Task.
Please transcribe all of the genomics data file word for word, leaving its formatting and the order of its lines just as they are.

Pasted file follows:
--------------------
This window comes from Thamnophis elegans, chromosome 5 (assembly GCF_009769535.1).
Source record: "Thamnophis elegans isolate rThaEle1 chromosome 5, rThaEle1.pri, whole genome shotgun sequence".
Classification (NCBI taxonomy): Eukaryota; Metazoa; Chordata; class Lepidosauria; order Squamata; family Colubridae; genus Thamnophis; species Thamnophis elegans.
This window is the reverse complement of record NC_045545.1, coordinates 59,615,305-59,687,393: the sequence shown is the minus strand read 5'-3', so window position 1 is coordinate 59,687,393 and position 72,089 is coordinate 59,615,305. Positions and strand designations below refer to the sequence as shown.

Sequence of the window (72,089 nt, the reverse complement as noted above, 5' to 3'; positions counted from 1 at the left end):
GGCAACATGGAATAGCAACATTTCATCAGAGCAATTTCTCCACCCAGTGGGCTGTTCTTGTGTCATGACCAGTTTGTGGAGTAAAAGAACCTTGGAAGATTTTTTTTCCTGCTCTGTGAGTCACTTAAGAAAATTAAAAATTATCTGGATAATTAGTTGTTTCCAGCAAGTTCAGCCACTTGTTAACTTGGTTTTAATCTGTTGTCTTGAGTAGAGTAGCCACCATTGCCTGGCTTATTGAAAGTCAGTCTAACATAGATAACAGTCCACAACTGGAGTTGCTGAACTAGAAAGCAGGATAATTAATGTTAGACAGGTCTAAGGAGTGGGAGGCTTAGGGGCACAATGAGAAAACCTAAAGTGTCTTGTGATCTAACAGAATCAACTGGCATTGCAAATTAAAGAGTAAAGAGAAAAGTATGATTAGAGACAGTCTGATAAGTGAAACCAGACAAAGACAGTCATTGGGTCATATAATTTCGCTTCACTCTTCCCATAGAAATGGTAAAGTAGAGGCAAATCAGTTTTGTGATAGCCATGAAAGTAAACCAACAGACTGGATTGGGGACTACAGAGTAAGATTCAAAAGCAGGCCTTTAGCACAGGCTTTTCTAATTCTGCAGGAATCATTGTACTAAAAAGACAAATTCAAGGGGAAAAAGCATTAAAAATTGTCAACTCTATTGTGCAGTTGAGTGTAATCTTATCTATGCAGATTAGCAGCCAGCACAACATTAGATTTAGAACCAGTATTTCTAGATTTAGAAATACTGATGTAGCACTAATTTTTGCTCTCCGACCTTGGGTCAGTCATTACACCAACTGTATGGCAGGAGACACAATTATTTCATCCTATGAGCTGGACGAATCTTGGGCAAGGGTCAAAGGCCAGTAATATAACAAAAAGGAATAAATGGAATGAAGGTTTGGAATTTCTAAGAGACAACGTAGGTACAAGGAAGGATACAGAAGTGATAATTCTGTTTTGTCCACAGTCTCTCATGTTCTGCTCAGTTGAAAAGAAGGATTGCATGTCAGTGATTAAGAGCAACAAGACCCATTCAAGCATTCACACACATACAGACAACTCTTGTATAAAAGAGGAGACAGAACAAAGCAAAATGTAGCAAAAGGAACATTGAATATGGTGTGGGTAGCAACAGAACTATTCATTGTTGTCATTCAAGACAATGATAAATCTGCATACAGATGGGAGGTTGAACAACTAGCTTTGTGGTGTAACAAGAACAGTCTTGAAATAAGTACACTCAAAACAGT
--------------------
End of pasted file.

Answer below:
This window comes from Thamnophis elegans, chromosome 5 (assembly GCF_009769535.1).
Source record: "Thamnophis elegans isolate rThaEle1 chromosome 5, rThaEle1.pri, whole genome shotgun sequence".
Classification (NCBI taxonomy): Eukaryota; Metazoa; Chordata; class Lepidosauria; order Squamata; family Colubridae; genus Thamnophis; species Thamnophis elegans.
This window is the reverse complement of record NC_045545.1, coordinates 59,615,305-59,687,393: the sequence shown is the minus strand read 5'-3', so window position 1 is coordinate 59,687,393 and position 72,089 is coordinate 59,615,305. Positions and strand designations below refer to the sequence as shown.

Sequence of the window (72,089 nt, the reverse complement as noted above, 5' to 3'; positions counted from 1 at the left end):
GGCAACATGGAATAGCAACATTTCATCAGAGCAATTTCTCCACCCAGTGGGCTGTTCTTGTGTCATGACCAGTTTGTGGAGTAAAAGAACCTTGGAAGATTTTTTTTCCTGCTCTGTGAGTCACTTAAGAAAATTAAAAATTATCTGGATAATTAGTTGTTTCCAGCAAGTTCAGCCACTTGTTAACTTGGTTTTAATCTGTTGTCTTGAGTAGAGTAGCCACCATTGCCTGGCTTATTGAAAGTCAGTCTAACATAGATAACAGTCCACAACTGGAGTTGCTGAACTAGAAAGCAGGATAATTAATGTTAGACAGGTCTAAGGAGTGGGAGGCTTAGGGGCACAATGAGAAAACCTAAAGTGTCTTGTGATCTAACAGAATCAACTGGCATTGCAAATTAAAGAGTAAAGAGAAAAGTATGATTAGAGACAGTCTGATAAGTGAAACCAGACAAAGACAGTCATTGGGTCATATAATTTCGCTTCACTCTTCCCATAGAAATGGTAAAGTAGAGGCAAATCAGTTTTGTGATAGCCATGAAAGTAAACCAACAGACTGGATTGGGGACTACAGAGTAAGATTCAAAAGCAGGCCTTTAGCACAGGCTTTTCTAATTCTGCAGGAATCATTGTACTAAAAAGACAAATTCAAGGGGAAAAAGCATTAAAAATTGTCAACTCTATTGTGCAGTTGAGTGTAATCTTATCTATGCAGATTAGCAGCCAGCACAACATTAGATTTAGAACCAGTATTTCTAGATTTAGAAATACTGATGTAGCACTAATTTTTGCTCTCCGACCTTGGGTCAGTCATTACACCAACTGTATGGCAGGAGACACAATTATTTCATCCTATGAGCTGGACGAATCTTGGGCAAGGGTCAAAGGCCAGTAATATAACAAAAAGGAATAAATGGAATGAAGGTTTGGAATTTCTAAGAGACAACGTAGGTACAAGGAAGGATACAGAAGTGATAATTCTGTTTTGTCCACAGTCTCTCATGTTCTGCTCAGTTGAAAAGAAGGATTGCATGTCAGTGATTAAGAGCAACAAGACCCATTCAAGCATTCACACACATACAGACAACTCTTGTATAAAAGAGGAGACAGAACAAAGCAAAATGTAGCAAAAGGAACATTGAATATGGTGTGGGTAGCAACAGAACTATTCATTGTTGTCATTCAAGACAATGATAAATCTGCATACAGATGGGAGGTTGAACAACTAGCTTTGTGGTGTAACAAGAACAGTCTTGAAATAAGTACACTCAAAACAGT